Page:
What you need to know
Fitness trainers and instructors lead, instruct, and motivate individuals or groups in exercise activities, including cardiovascular exercises (exercises for the heart and blood circulation), strength training, and stretching. They work with people of all ages and skill levels.
Fitness trainers and instructors may work in standalone fitness centers or centers maintained by other types of establishments for their employees or for members of civic and social organizations. Some work in clients’ homes.
Some of the things fitness trainers and instructors might do:
- Demonstrate or explain how to perform various exercises and routines to minimize injuries and improve fitness
- Watch clients do exercises to ensure that they are using the correct techniques
- Provide alternative exercises during workouts or classes for different levels of fitness and skill
- Monitor clients’ progress and adapt programs as needed
- Explain and enforce safety rules and regulations on sports, recreational activities, and the use of exercise equipment
- Give clients information or resources about nutrition, weight control, and lifestyle issues
- Give emergency first aid if needed
- Customer-service skills. Many fitness trainers and instructors must sell their services, motivating clients to hire them as personal trainers or to sign up for the classes they lead. Fitness trainers and instructors must therefore be polite, friendly, and encouraging, to maintain relationships with their clients.
- Communication skills. Fitness trainers and instructors must clearly explain or demonstrate exercises to clients.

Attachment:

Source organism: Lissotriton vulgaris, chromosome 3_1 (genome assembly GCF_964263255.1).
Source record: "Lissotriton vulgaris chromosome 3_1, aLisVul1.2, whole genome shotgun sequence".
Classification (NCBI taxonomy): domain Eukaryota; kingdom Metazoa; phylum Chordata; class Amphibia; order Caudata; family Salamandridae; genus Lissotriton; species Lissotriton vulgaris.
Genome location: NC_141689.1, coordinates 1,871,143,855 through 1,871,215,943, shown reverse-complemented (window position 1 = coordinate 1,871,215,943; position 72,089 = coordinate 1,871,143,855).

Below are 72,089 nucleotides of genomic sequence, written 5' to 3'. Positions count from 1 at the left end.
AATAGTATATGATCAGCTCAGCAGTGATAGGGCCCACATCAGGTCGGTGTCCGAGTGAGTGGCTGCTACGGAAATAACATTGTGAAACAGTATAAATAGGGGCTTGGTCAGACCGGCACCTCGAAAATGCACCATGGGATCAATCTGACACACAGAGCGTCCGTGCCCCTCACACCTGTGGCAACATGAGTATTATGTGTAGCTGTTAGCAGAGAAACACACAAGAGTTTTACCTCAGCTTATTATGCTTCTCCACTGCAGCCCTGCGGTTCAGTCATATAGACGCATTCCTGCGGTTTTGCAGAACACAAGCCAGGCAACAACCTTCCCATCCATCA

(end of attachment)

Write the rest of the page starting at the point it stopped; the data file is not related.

- Listening skills. Fitness trainers and instructors must listen carefully to what clients tell them in order to determine the clients’ fitness levels and desired fitness goals.
- Motivational skills. Getting fit and staying fit takes a lot of work for many clients. To keep clients coming back for more classes or to continue personal training, fitness trainers and instructors must keep their clients motivated.
- Physical fitness. Fitness trainers and instructors need to be physically fit because their job requires a considerable amount of exercise. Group instructors often participate in classes, and personal trainers often need to demonstrate exercises to their clients.
- Problem-solving skills. Fitness trainers and instructors must evaluate each client’s level of fitness and create an appropriate fitness plan to meet the client’s individual needs.
The average pay for fitness trainers and instructors in the United States ranges from $19,640 to $74,520.
The specific pay depends on factors such as level of experience, education and training, geographic location, and specific industry.
Employment of fitness trainers and instructors is projected to grow 10 percent from 2016 to 2026, faster than the average for all occupations.
As businesses, government, and insurance organizations continue to recognize the benefits of health and fitness programs for their employees, incentives to join gyms or other types of health clubs are expected to increase the need for fitness trainers and instructors.
Almost all trainers and instructors have at least a high school diploma before entering the occupation. An increasing number of employers are requiring fitness workers, particularly personal trainers, to have an associate’s or bachelor’s degree related to a health or fitness field, such as exercise science, kinesiology, or physical education. Programs often include courses in nutrition, exercise techniques, biology, anatomy, and group fitness.
Employers prefer to hire fitness trainers and instructors who are certified. Many personal trainers must be certified before they begin working with clients or with members of a gym or other type of health club. Group fitness instructors can begin work without certification, but employers often encourage or require them to become certified. Most specialized fitness instructors receive certification for their preferred type of training, such as yoga or Pilates.
Discover some of the courses you will take pursuing a degree in Kinesiology.